A WOMAN who helped protect vulnerable children has died suddenly.
Claire Peacock, 37, a social worker, of Grange Road, Henley, collapsed in a shopping centre car park in Aylesbury while with a colleague.
She was taken to Stoke Mandeville Hospital where she died on Wednesday last week. It is thought she died from bleeding on the brain — she suffered a brain haemorrhage in 2006 and had needed annual check-ups.
Ms Peacock, who had worked for Buckinghamshire County Council for 10 years, lived with her children, Freya, 17, and Finley, 14.
Her partner Gary Boys, of Station Road, Henley, said: “Claire was totally engaging. Within the first few seconds she made you feel totally at home talking to her. Everyone got on with her. There wasn’t anyone who would have a bad word to say about her. Everyone knew her as a loving, fun, outgoing and entertaining character.
“She was devoted to her children, her work and Henley. She loved the community spirit.”
When she suffered her haemorrhage eight years ago, Ms Peacock was rushed to the John Radcliffe Hospital in Oxford and had a bed next to Chelsea goalkeeper Petr Cech, who had suffered a serious head injury during a match against Reading.
Mr Boys, a marketing consultant, said: “I remember Claire telling me that all the Chelsea team turned up. She told me that some were chatting her up but celebrity faces didn’t faze her.
“After that she had to have an annual check-up and each time she was given the all-clear she would be given another two years’ life expectancy.
“In the last scan she had last year she was given the all-clear. There was nothing there to say this was going to happen. Claire didn’t fear death, she laughed at it. To her every day was a day she grasped from death and lived life to the full.”
Mr Boys and Ms Peacock had been going out for more than three years. They met at the Row Barge pub in Henley.
He said she was a “beautiful, stunning woman,” adding: “Her dimples were the first thing I noticed about her.”
Mr Boys said Ms Peacock was dedicated to her work.
“She put everything into it,” he said. “She kept studying and getting promotions and would be fearless in taking on cases no one else would want.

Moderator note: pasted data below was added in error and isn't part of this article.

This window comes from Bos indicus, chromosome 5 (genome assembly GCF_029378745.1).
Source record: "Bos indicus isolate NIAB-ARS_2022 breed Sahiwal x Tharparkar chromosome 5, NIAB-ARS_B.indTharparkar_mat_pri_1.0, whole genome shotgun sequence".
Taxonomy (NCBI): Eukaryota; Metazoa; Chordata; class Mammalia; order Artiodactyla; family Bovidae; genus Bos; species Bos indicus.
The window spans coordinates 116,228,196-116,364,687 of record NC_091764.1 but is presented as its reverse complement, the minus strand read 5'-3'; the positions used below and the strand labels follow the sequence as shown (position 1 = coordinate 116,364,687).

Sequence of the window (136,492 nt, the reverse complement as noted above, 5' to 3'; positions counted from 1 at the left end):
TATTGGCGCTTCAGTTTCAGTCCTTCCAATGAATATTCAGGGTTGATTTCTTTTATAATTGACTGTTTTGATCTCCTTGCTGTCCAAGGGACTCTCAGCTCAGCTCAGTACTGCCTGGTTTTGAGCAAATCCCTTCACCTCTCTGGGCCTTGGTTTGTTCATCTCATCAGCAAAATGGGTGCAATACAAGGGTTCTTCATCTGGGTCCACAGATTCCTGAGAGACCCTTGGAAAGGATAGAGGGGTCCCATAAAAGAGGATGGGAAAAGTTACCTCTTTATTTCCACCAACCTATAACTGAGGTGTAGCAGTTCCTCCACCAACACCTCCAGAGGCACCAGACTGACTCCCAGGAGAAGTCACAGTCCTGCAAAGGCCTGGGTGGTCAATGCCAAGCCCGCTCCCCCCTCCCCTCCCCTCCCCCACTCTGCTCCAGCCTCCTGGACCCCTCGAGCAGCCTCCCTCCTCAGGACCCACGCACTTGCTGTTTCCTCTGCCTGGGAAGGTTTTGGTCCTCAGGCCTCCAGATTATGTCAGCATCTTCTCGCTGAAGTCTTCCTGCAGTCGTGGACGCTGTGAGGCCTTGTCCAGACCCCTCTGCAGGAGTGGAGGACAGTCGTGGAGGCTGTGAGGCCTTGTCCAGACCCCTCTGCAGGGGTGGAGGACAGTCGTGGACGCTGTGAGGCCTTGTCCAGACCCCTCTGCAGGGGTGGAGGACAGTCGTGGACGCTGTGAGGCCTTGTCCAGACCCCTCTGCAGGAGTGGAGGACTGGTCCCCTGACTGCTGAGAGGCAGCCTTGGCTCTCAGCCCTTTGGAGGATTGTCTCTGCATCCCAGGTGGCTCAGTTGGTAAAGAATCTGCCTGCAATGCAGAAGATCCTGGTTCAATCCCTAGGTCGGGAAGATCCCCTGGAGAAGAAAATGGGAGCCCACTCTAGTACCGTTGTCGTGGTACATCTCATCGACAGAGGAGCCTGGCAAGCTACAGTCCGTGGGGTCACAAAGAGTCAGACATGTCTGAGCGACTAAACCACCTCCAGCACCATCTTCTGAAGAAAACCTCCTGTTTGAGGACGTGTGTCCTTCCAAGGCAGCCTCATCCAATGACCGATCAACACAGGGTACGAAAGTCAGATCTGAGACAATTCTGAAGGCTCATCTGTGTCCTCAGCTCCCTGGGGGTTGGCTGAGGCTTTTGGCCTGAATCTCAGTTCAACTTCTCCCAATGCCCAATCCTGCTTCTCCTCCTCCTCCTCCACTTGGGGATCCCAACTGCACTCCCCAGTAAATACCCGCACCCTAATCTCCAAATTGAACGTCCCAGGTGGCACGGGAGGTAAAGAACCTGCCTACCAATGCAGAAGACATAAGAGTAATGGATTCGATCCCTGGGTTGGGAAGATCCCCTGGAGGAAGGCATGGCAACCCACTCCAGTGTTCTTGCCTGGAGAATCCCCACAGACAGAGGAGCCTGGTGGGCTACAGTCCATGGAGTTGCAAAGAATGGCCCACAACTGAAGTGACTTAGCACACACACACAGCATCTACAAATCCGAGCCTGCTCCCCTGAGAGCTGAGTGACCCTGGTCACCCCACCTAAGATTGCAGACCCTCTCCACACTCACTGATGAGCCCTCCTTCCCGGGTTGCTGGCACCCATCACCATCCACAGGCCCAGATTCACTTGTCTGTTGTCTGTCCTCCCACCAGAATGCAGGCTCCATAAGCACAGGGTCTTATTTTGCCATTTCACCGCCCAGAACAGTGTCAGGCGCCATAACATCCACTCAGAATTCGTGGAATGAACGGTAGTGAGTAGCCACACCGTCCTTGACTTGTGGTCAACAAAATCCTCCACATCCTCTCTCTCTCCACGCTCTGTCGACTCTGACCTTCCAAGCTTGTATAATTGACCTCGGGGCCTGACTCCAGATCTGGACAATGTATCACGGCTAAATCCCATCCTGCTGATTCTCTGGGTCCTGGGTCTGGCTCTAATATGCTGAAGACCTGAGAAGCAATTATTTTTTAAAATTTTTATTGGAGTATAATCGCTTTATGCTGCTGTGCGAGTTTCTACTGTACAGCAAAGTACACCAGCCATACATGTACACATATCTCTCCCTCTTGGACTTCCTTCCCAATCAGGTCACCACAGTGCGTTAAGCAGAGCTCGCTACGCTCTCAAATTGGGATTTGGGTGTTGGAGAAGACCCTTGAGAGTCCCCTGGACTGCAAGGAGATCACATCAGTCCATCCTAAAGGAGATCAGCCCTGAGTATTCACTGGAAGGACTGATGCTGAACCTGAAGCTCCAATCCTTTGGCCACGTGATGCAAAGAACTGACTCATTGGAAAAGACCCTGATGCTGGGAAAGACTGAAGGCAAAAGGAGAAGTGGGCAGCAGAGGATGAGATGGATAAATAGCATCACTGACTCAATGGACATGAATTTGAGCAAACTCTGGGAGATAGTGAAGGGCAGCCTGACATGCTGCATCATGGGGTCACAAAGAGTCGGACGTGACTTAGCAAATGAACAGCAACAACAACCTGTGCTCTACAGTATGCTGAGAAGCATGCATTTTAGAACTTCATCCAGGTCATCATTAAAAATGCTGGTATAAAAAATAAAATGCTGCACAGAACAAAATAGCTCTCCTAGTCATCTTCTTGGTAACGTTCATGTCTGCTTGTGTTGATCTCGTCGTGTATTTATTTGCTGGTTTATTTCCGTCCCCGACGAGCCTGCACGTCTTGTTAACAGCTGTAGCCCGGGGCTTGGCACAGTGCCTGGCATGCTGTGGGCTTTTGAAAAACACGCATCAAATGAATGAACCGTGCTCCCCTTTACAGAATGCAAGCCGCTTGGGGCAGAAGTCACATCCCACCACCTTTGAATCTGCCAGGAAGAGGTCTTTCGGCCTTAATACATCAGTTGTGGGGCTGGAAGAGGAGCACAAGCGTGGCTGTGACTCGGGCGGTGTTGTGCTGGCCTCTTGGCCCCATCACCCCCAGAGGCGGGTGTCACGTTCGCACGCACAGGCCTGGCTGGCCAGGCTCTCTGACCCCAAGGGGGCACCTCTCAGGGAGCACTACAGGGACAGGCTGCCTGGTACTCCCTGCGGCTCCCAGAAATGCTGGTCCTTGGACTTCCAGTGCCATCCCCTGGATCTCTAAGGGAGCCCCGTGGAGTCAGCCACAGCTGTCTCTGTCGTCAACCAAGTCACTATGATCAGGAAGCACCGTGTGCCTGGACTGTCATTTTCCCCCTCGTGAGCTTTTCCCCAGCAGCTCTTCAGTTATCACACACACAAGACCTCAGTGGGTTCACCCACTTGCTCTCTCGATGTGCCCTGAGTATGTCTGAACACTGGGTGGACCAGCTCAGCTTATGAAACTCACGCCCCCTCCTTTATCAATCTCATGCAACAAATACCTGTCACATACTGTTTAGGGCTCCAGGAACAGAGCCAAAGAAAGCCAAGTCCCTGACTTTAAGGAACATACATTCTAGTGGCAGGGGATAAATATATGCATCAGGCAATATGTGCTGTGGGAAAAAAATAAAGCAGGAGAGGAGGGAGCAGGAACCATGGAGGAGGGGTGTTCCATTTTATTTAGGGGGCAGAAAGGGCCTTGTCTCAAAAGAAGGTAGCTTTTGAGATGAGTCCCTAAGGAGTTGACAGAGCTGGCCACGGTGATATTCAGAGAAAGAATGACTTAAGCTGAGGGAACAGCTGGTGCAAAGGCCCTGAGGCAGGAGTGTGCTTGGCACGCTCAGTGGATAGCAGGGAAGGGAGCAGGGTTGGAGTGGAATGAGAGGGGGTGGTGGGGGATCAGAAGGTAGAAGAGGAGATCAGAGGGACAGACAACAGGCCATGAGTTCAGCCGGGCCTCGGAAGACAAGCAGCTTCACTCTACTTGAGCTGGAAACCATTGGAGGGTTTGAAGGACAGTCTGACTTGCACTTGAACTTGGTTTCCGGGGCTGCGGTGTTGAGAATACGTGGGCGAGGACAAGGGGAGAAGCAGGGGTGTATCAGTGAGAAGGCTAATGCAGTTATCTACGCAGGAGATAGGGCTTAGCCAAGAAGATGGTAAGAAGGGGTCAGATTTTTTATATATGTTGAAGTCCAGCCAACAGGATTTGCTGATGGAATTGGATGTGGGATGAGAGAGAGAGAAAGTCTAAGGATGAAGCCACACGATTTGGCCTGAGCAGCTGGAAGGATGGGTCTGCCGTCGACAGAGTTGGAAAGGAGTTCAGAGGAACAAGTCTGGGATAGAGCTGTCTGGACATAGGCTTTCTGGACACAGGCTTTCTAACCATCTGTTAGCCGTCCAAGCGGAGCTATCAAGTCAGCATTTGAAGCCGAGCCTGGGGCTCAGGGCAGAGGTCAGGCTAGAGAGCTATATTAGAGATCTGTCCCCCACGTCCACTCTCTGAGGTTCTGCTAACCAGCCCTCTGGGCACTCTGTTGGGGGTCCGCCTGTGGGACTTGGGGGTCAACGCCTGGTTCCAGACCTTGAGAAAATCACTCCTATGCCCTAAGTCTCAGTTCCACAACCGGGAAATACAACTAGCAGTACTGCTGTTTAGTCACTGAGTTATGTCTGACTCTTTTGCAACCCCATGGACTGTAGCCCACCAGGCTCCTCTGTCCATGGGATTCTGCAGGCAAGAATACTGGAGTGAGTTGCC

“She would say, ‘it has been great today — I went into a hospital with six police officers to remove a child from bad parents’.”
Her own daughter is a student at The Henley College, and her son attends Gillotts School.
In a statement, the children said: “Our mummy was happy, always smiling and full of life. Mummy never took life too seriously, she was a true free spirit and we both have such lovely memories of our time together.
“Mummy worked so hard to improve the lives of many children that she worked with and to give us a good quality of life.
“Mummy was very proud of us and we are going to make sure that she will look down upon us with the same pride. We are both so sad that she has to leave us so soon but as long as she keeps smiling we will too!
“Mummy will remain in our hearts forever more and most certainly will never be forgotten. She will live through us now and see life as we do.”
Ms Peacock trained to be a social worker at Manchester University after divorcing her husband Ollie Tubb in 2002.
The couple and her mother Karin had owned the former Blue Moose bar in Duke Street, which is now Café le Raj, from 2000 to 2002.
In the late Nineties, Ms Peacock was secretary of Henley Rugby Club.
Martin Unsworth, who was then the club’s general manager and is now a lecturer at The Henley College, said: “She was a fantastic, bubbly and very special lady.
“She was a loving, caring person with two terrific kids and my heart goes out to them.”
Ms Peacock has previously worked at the White Hart Pub in Northend, where she met her husband. They lived together in Cromwell Road, Caversham, and were married at Turville Church when she was 21.
She was born at Townlands Hospital in Henley in 1976 and lived with her parents in Milton Close before the family moved to Northend when she was three. She was educated at Turville School, Frieth School, Gillotts School in Henley and The Henley College.
Her sister, Sophie, 40, lives in Harpenden and brother, Stephen, 33, a carpenter, lives in London.
Mrs Peacock said: “Claire meant the world to me. She was adventurous and outgoing — as a child she used to paint little stones and try to sell them.
“She was so bubbly and lively and always positive and was always helping people.
Her sister said: “Claire was not only my sister, she was my best friend and was someone I could confide in. She was just an amazing auntie for my four girls.”
Ms Peacock’s best friend, Julie Callcutt, of Priest Hill, Caversham, said: “No words are adequate to convey the loss that all of those who loved Claire feel. She is an irreplaceable mother, sister, daughter, auntie and friend.
“No other friend in my life has ever come close to the bond that I shared with Claire. Our friendship was totally natural, undemanding and required no effort and that is why it stood the test of time.”
Stephen Bagnall, service director for children and families at the borough council, said: “Claire was leading a team of social workers who worked with children in need of protection or children in need of care. This is very difficult and challenging work.
“Claire did it really well — she was very good at her job and is greatly missed by her workplace. Some of the situations she dealt with were very complex, very difficult and challenging and Claire was always up to that and was never fazed by anything.”
Ms Peacock’s funeral will be held at St Mary’s Church, Henley, on Thursday from 11.30am. This will be followed by a private cremation. The family have asked for no floral tributes but instead donations in support of Freya and Finlay.
For more information, call funeral directors A B Walker and Son on (01491) 413434.